"I thought I'd never hear a commercially viable slice of hip hop confectionary coming out of the land of Oz but this blunt is dripping with chart-savvy celeries. Fat, jazzy, hands-in-the-air choruses combine with slick rhymes that sound Australian without the cringe factor: no Kappa tracksuits in sight and no need to hide your wallet. Bluejuice master the art of Australian irony through crisp and precise lyrical stylings that swing from comical phonetic genius (Stav) to manic percussive rants (Jake) and as for the slick instrumental bed of jazzed-up sounds: Jerry, Ned and Jamie...take a bow; you've got me all rubber-necked and loose-hipped. That hasn't happened since that snowboard accident in '93. Fat-cat A&R wankers should take note: Zebraaazz is a debut EP and you'll notice I haven't used the word 'potential' once- it's all there, ready, primed and poised to blow your mediocre rosters off the music map. Prepare to be 'juiced'."
Glenn Mitchell -

"Good Luck Pig Review 2"

"There's this whole "Easter Sunday" thing going on in Australian Hop-Hop right now. It had a brief, glorious infancy and looked like it was going to go somewhere, then it all fell apart. J-Wess happened, and so everyone decided that to distance themselves from that, they decided never to rap about anything except BBQ's and VB ever again, and to make it as mono-tone and devoid of flow as they could. Now it's rising from the dead with a new wave of bands who can play instruments, rock a groove and spill rhymes all at the same time, and who understand that you can spit melodically without sounding like Jay-Z.
Bluejuice kind of sound like a cross between Bliss & Eso and Still Thinking; fast, dynamic flows over hard grooves and tight arrangements to make excellent party anthems. Stand out tracks are the JJJ friendly Unemployed and Bounce Back, which is a straight up Australian bounce track that doesn't sound like it came from a group of stoned and self-conscious footy nerds. This is their second EP, and a killer recording. I can't wait for these dudes to come down and see if they are as good as this CD promises".
Liam Pieper - Beat Magazine 20/5/05


'Zebraaazz' (EP) 2003
'The Good Luck Pig' (EP) 2005


Feeling a bit camera shy


In the past, the wiggling snake that is bluejuice has prided itself on being one of the few Australian hip hop acts to totally ignore our obvious social and political problems, both at home and abroad, and concentrate on being stupid, really stupid.

While it would be appropriate to say the band have few ambitions beyond their varied short and long-term lusts, in the past few months they have agreed that John Howard and George Bush are dirty cunts.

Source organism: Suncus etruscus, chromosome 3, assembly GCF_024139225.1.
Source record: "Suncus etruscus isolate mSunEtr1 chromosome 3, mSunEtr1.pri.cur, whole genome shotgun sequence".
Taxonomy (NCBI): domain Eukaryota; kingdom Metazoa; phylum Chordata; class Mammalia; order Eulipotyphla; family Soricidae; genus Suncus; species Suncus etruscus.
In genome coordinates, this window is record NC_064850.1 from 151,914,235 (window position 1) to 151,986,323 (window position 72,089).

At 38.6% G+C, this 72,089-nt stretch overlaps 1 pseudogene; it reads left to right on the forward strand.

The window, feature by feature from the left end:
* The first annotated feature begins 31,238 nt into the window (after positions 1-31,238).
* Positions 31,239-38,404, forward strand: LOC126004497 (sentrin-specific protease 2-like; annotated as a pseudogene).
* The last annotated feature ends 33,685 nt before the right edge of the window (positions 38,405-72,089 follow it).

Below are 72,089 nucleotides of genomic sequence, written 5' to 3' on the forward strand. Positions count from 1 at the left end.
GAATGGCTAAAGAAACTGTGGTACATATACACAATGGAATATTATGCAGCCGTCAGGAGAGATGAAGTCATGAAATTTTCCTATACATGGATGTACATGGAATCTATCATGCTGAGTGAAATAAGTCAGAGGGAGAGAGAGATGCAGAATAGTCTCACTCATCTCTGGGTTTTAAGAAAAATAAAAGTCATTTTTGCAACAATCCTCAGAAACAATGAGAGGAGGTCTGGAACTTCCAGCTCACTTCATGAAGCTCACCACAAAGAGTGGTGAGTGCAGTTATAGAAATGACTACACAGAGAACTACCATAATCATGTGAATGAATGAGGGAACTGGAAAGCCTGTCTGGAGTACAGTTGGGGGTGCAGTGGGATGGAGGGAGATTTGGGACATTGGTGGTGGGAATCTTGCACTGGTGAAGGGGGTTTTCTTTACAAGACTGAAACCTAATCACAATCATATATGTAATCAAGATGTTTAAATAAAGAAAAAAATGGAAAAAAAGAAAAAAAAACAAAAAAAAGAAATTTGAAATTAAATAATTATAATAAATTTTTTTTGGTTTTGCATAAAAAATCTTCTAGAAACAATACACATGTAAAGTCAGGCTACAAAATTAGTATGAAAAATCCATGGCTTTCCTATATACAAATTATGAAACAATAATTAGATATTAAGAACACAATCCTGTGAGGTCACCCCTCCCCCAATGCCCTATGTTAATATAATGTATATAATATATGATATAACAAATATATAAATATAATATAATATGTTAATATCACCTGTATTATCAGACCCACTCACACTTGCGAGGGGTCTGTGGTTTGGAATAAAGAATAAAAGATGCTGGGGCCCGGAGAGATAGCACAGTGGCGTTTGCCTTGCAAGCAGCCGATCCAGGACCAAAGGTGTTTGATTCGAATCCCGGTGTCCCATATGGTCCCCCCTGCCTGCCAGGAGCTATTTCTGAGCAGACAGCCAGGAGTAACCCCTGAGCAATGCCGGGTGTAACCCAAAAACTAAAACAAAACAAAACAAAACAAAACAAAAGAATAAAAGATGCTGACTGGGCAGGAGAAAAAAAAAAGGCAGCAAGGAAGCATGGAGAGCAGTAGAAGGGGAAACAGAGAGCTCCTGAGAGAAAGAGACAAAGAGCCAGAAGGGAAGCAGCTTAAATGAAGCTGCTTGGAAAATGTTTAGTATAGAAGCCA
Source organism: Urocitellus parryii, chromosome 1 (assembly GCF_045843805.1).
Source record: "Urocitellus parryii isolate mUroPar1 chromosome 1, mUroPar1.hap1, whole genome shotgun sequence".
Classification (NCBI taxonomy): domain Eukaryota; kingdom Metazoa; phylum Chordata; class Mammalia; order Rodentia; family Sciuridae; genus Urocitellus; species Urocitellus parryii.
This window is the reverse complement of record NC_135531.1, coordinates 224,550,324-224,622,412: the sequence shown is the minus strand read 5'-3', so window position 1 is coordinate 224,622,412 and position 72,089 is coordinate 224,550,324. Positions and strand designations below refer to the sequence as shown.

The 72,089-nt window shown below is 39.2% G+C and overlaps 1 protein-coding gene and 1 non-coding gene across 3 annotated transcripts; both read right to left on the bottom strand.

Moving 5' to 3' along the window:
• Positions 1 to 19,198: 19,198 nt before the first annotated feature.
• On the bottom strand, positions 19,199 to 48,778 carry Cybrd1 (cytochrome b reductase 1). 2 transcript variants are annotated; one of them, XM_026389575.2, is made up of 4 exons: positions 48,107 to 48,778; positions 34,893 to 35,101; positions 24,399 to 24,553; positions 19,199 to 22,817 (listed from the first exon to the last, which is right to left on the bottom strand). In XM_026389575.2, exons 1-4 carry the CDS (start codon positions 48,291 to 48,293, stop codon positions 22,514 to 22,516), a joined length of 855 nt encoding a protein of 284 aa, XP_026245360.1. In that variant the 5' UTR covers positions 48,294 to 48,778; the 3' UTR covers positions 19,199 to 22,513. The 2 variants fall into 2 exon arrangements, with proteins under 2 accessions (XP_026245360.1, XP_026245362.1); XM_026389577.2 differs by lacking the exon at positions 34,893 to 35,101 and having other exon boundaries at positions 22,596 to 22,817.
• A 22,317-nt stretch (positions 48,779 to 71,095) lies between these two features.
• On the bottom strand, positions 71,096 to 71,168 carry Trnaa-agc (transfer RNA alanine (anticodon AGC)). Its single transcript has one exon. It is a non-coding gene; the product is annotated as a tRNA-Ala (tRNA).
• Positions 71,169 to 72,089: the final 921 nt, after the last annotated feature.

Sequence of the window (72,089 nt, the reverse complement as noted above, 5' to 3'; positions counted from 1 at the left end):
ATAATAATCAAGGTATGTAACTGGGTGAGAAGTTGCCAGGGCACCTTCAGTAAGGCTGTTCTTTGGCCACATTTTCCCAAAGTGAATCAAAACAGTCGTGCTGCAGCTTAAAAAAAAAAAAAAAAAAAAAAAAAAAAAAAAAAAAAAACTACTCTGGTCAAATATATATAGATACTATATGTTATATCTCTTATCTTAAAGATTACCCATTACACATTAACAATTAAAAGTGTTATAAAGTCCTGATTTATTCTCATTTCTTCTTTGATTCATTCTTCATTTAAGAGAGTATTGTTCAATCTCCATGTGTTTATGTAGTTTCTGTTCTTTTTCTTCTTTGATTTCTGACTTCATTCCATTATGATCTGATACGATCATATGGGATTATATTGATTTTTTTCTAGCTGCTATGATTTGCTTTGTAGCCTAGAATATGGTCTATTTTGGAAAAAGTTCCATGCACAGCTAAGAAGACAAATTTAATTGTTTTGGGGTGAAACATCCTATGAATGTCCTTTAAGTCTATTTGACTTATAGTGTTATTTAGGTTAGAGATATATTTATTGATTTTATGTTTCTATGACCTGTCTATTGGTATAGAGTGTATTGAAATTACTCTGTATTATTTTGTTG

In response, bluejuice have decided to use their powers for good and bring down our conservative political daddies, both at home and in the USA, by being stupid, really stupid.

Yeah, stupid like a goddamn fox, stupid like an octopus. Stupid like one of those educated science chimpanzees what wears glasses. Look here ...

bluejuice is for anyone whose ever bitten into a rotten apple and just kept on eating, for anyone who invested their hard work and dreams in an isolated farming community, only to be attacked by wave after wave of zombies. The cure for what ails ya is the bluejuice.

Most importantly, bluejuice is for anyone who has ever been to a live gig and thought "This is fucked, why are those haircuts staring at their sneakers?". bluejuice is for anyone who thought it might be fun to get smashed on tequila and pretend to be James Brown for one golden hour while your peers grind themselves to dust around you.

Since forming, bluejuice have gigged for 3 years solid, imploding venues like the Metro, the basement and even the Entertainment Centre in Sydney, as well as Revolver (Melb), Esplanade (Melb), The Alley (Bris) and Great Northern (Byron Bay). They've played with local acts including 1200 Techniques, The Herd, Good Buddha, Hermitude, Butterfingers, Baggsmen, The Beautiful Girls, and Kid Confucius. And they had the honour of supporting DIZZEE RASCAL when he toured Australia in 2004 for Splendour In The Grass.

The debut EP was produced by Tony Buchen (producer and bass for Baggsmen) and Jacob Cook (producer for Vassy). Triple J played four out of the five songs and eventually lodged "Here We Go Now" on high rotation. In June 2004 they won first prize in the Brag Live! Competition (hip hop). They were also named MusicOz Artist of The Year in 2003, immediately gobbling the Sony-sponsored recording cookies in order to produce , their second EP. Expect to hear more songs than you expected to hear on radio.